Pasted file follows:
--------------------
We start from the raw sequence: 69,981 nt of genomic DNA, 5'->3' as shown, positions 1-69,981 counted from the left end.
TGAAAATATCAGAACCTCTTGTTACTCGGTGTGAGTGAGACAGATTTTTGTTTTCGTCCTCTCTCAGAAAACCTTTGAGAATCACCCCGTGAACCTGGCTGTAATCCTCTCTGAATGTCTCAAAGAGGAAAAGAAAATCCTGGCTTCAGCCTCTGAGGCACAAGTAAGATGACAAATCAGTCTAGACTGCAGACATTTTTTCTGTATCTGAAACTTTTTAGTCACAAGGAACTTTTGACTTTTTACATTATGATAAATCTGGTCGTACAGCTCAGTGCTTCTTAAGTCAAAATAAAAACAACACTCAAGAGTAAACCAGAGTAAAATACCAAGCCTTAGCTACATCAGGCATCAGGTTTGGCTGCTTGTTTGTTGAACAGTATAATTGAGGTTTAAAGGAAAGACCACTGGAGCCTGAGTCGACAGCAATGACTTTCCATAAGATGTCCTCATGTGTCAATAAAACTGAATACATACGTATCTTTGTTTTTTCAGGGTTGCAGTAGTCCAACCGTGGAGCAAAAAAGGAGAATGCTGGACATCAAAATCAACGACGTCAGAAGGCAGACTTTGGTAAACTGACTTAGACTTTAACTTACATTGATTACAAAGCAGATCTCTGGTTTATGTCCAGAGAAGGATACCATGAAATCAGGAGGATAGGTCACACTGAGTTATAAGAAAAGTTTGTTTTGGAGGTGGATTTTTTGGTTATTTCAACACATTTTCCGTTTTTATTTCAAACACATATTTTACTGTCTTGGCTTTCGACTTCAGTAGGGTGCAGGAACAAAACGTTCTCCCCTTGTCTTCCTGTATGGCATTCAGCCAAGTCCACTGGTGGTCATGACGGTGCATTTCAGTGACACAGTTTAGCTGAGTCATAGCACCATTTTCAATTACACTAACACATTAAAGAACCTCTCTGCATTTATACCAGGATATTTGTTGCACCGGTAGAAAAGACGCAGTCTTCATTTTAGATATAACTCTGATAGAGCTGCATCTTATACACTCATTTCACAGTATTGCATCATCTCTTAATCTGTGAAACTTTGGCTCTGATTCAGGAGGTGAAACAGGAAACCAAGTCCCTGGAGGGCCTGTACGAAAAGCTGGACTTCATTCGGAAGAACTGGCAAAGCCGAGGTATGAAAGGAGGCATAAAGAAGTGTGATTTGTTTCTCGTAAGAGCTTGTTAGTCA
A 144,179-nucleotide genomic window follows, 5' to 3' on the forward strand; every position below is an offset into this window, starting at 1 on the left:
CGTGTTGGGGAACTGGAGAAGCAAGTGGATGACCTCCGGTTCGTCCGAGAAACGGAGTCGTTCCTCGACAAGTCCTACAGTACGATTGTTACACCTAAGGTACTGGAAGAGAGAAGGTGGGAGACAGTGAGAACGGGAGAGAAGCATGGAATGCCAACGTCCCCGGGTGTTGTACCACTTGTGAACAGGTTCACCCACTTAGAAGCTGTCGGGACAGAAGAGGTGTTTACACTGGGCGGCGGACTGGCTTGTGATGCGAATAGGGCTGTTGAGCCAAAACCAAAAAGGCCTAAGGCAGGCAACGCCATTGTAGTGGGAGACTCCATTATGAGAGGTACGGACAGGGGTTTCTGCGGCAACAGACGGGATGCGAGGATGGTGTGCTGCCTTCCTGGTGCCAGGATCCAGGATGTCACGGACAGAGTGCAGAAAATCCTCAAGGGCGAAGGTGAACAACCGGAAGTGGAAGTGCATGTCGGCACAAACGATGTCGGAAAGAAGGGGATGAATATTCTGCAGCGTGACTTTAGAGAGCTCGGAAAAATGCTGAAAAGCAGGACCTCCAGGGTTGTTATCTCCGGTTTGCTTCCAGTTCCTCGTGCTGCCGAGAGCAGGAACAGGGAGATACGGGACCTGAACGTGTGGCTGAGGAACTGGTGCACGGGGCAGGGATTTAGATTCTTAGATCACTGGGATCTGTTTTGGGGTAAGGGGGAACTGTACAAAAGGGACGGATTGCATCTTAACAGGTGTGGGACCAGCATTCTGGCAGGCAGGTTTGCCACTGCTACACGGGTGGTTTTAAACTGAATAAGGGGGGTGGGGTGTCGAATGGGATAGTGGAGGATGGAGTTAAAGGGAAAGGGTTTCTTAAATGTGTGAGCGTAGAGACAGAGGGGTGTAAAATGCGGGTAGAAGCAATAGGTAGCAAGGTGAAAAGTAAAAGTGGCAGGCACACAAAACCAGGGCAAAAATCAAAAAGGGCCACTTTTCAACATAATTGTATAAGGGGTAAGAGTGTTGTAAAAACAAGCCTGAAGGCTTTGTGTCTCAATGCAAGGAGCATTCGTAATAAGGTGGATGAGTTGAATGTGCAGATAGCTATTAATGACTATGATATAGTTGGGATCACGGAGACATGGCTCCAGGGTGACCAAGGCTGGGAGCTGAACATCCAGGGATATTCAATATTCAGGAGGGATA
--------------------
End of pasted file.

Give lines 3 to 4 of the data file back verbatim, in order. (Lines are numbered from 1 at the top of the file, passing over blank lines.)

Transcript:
A 144,179-nucleotide genomic window follows, 5' to 3' on the forward strand; every position below is an offset into this window, starting at 1 on the left:
CGTGTTGGGGAACTGGAGAAGCAAGTGGATGACCTCCGGTTCGTCCGAGAAACGGAGTCGTTCCTCGACAAGTCCTACAGTACGATTGTTACACCTAAGGTACTGGAAGAGAGAAGGTGGGAGACAGTGAGAACGGGAGAGAAGCATGGAATGCCAACGTCCCCGGGTGTTGTACCACTTGTGAACAGGTTCACCCACTTAGAAGCTGTCGGGACAGAAGAGGTGTTTACACTGGGCGGCGGACTGGCTTGTGATGCGAATAGGGCTGTTGAGCCAAAACCAAAAAGGCCTAAGGCAGGCAACGCCATTGTAGTGGGAGACTCCATTATGAGAGGTACGGACAGGGGTTTCTGCGGCAACAGACGGGATGCGAGGATGGTGTGCTGCCTTCCTGGTGCCAGGATCCAGGATGTCACGGACAGAGTGCAGAAAATCCTCAAGGGCGAAGGTGAACAACCGGAAGTGGAAGTGCATGTCGGCACAAACGATGTCGGAAAGAAGGGGATGAATATTCTGCAGCGTGACTTTAGAGAGCTCGGAAAAATGCTGAAAAGCAGGACCTCCAGGGTTGTTATCTCCGGTTTGCTTCCAGTTCCTCGTGCTGCCGAGAGCAGGAACAGGGAGATACGGGACCTGAACGTGTGGCTGAGGAACTGGTGCACGGGGCAGGGATTTAGATTCTTAGATCACTGGGATCTGTTTTGGGGTAAGGGGGAACTGTACAAAAGGGACGGATTGCATCTTAACAGGTGTGGGACCAGCATTCTGGCAGGCAGGTTTGCCACTGCTACACGGGTGGTTTTAAACTGAATAAGGGGGGTGGGGTGTCGAATGGGATAGTGGAGGATGGAGTTAAAGGGAAAGGGTTTCTTAAATGTGTGAGCGTAGAGACAGAGGGGTGTAAAATGCGGGTAGAAGCAATAGGTAGCAAGGTGAAAAGTAAAAGTGGCAGGCACACAAAACCAGGGCAAAAATCAAAAAGGGCCACTTTTCAACATAATTGTATAAGGGGTAAGAGTGTTGTAAAAACAAGCCTGAAGGCTTTGTGTCTCAATGCAAGGAGCATTCGTAATAAGGTGGATGAGTTGAATGTGCAGATAGCTATTAATGACTATGATATAGTTGGGATCACGGAGACATGGCTCCAGGGTGACCAAGGCTGGGAGCTGAACATCCAGGGATATTCAATATTCAGGAGGGATA